CAIRO – Their mothers and sisters cried with joy while women from the neighborhood ululated as 46 Yemeni detainees walked free on Tuesday after months — and some even years — spent in detention in one of several prisons controlled by the United Arab Emiratis in southern Yemen.
Images posted on social media show the freed men grinning and flashing V signs for victory as their loved ones and neighbors hugged and kissed them in the southern port city of Aden.
The saga of the detainees from the Beir Ahmed prison in Aden is one of many tragic twists in the brutal civil war that has roiled the Arab world's most impoverished country where a Saudi-led coalition, of which the UAE is a part, is fighting Yemen's Shiite rebels to restore to power the country's internationally recognized government.
The 46 freed were the third patch of prisoners released after The Associated Press revealed that hundreds of Yemenis swept up in anti-terror raids by Emirati-backed forces have been subjected to torture and sexual abuse aimed at brutalizing the detainees and extracting "confessions" as part of a U.S.-backed, anti-terror campaign.
Prosecutor Mohammed Ali Saleh confirmed the release of the 46 on Tuesday, without elaborating, while the detainees themselves gave The Associated Press a list with their names.
Among them was 23-year-old Saddam al-Azazi, held since June last year. His mother said she fainted when she heard the news that her daughters had to carry her to see her son.
"I walked two steps and my legs couldn't carry more anymore," she said, declining to give her name, fearing for her family. "When my son hugged me, all the neighbors in all the houses were ululating and crying at the same time."
According to AP reporting, in an incident on March 10, inmates in Beir Ahmed were forced to undress as Emirati officers searched their anal cavities, claiming to be looking for contraband cellphones.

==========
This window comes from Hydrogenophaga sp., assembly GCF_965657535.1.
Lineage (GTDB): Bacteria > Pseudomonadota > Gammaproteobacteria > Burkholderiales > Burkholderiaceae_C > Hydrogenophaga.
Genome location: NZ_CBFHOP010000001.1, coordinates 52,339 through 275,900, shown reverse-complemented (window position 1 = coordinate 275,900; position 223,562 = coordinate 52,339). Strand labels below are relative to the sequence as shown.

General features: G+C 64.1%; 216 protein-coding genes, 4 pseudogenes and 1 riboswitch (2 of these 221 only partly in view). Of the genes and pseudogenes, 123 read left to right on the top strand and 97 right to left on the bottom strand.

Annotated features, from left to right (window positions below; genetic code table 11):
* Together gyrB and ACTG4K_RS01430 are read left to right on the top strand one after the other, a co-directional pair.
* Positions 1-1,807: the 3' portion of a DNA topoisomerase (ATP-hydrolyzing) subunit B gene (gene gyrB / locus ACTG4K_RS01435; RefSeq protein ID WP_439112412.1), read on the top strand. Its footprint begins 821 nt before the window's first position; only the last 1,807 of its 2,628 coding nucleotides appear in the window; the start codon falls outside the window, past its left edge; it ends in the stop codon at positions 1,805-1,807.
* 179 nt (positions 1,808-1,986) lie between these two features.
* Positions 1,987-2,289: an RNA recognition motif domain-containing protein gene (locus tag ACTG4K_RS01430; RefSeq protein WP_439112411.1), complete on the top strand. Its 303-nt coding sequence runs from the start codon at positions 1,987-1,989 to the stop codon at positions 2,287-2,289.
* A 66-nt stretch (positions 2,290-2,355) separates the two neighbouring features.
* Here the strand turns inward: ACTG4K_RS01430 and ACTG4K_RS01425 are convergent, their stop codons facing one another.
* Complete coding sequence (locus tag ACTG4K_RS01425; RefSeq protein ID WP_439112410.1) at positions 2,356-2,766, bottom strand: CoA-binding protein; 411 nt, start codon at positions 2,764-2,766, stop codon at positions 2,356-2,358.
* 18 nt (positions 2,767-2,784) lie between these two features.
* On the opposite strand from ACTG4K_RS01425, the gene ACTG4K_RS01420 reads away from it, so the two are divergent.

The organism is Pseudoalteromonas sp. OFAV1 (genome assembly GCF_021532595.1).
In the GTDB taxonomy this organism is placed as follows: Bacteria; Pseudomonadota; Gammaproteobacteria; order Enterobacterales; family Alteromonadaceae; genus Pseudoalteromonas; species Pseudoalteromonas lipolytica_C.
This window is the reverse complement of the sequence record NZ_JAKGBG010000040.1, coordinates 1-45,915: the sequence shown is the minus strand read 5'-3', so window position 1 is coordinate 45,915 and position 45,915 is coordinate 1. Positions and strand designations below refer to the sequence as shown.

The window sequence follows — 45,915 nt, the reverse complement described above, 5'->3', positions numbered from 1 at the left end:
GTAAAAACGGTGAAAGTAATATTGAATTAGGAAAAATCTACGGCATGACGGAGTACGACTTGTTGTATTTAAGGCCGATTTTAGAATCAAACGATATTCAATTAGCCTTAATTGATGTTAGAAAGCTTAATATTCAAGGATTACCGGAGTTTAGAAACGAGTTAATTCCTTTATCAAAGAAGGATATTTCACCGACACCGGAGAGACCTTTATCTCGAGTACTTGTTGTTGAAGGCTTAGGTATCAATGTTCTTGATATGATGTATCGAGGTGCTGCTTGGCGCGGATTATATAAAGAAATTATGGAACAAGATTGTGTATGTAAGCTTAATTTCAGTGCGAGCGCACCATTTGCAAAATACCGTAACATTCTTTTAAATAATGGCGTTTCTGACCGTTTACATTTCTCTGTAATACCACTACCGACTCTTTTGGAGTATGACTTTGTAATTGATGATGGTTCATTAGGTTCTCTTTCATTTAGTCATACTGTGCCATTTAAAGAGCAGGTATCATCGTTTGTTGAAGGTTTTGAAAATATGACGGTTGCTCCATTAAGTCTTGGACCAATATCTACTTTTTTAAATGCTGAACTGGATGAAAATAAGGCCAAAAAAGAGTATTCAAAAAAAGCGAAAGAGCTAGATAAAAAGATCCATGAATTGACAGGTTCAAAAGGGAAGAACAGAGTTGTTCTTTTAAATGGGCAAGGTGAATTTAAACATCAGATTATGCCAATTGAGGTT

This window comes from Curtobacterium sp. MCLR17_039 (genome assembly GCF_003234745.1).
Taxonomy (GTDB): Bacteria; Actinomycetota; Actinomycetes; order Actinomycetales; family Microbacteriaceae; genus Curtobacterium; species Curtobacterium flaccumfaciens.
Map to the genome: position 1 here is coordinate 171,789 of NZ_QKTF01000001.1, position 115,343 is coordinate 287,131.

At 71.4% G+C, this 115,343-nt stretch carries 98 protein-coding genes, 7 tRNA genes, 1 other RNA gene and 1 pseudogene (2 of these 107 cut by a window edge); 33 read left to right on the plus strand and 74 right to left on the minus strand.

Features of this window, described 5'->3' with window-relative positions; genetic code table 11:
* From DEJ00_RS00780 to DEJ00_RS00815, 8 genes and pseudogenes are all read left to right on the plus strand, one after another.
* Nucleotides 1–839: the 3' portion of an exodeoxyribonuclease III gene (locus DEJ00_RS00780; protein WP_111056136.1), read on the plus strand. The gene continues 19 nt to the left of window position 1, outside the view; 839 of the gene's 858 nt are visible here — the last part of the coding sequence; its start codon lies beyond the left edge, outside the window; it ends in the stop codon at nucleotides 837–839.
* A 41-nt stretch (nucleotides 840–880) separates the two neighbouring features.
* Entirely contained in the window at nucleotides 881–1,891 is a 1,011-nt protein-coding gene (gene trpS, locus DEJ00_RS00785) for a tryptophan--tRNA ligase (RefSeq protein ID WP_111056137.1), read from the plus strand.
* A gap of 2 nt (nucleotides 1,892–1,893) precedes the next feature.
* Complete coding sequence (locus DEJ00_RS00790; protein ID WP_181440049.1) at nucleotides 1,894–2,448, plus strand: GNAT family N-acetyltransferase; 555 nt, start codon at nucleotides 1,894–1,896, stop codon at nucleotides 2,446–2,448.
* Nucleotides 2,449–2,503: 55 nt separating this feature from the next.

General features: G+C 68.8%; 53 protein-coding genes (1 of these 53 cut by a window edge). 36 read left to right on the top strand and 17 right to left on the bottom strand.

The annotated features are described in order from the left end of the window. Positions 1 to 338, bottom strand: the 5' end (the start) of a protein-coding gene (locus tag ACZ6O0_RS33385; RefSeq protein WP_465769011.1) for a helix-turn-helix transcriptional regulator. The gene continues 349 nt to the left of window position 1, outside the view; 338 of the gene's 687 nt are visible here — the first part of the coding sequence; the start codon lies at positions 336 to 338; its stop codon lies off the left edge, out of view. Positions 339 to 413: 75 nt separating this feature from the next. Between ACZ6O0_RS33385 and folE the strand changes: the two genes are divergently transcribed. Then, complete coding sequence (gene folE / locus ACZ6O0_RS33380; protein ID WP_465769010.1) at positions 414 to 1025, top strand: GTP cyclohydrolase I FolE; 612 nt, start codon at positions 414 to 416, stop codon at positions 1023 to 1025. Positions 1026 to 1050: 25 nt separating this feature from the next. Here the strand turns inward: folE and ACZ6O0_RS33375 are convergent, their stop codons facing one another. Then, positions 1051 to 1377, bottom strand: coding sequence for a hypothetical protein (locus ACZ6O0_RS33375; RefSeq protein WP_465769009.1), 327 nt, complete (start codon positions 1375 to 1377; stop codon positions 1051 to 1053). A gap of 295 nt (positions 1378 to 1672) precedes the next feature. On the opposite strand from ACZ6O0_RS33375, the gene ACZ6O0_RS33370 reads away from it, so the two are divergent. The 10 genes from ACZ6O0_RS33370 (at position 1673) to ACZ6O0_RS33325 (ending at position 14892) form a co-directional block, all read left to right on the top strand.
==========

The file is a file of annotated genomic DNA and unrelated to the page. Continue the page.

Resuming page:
Drawings smuggled out by a Yemeni detainee at Beir Ahmed gave a grim glimpse into a hidden world of flagrant human rights abuses by UAE officers acting with impunity in several other prisons.
The drawings — made on plastic plates — show a man hanging naked from chains while he is being subjected to electric shocks, another inmate on the floor surrounded by snarling dogs as several people kick him, and graphic depictions of anal rape.
The UAE has denied it runs prisons in Yemen, insisting the Yemeni government is in full control. But Yemen's Interior Minister Ahmed al-Maysari says he has no control over the prisons.
The AP first asked the Pentagon about the abuses a year ago but despite reports of torture documented by the AP from former and current detainees, human rights groups and the United Nations, Marine Maj. Adrian Rankine-Galloway, a Pentagon spokesman, said the United States has seen no evidence of detainee abuse in Yemen.
"U.S. forces are required to report credible allegations of detainee abuse," Rankine-Galloway said. "We have received no credible allegations that would substantiate" the reports.
U.S. officials have acknowledged that American forces receive intelligence from UAE partners and have participated in interrogations in Yemen. Rankine-Galloway said he could not comment on intelligence sharing with partners.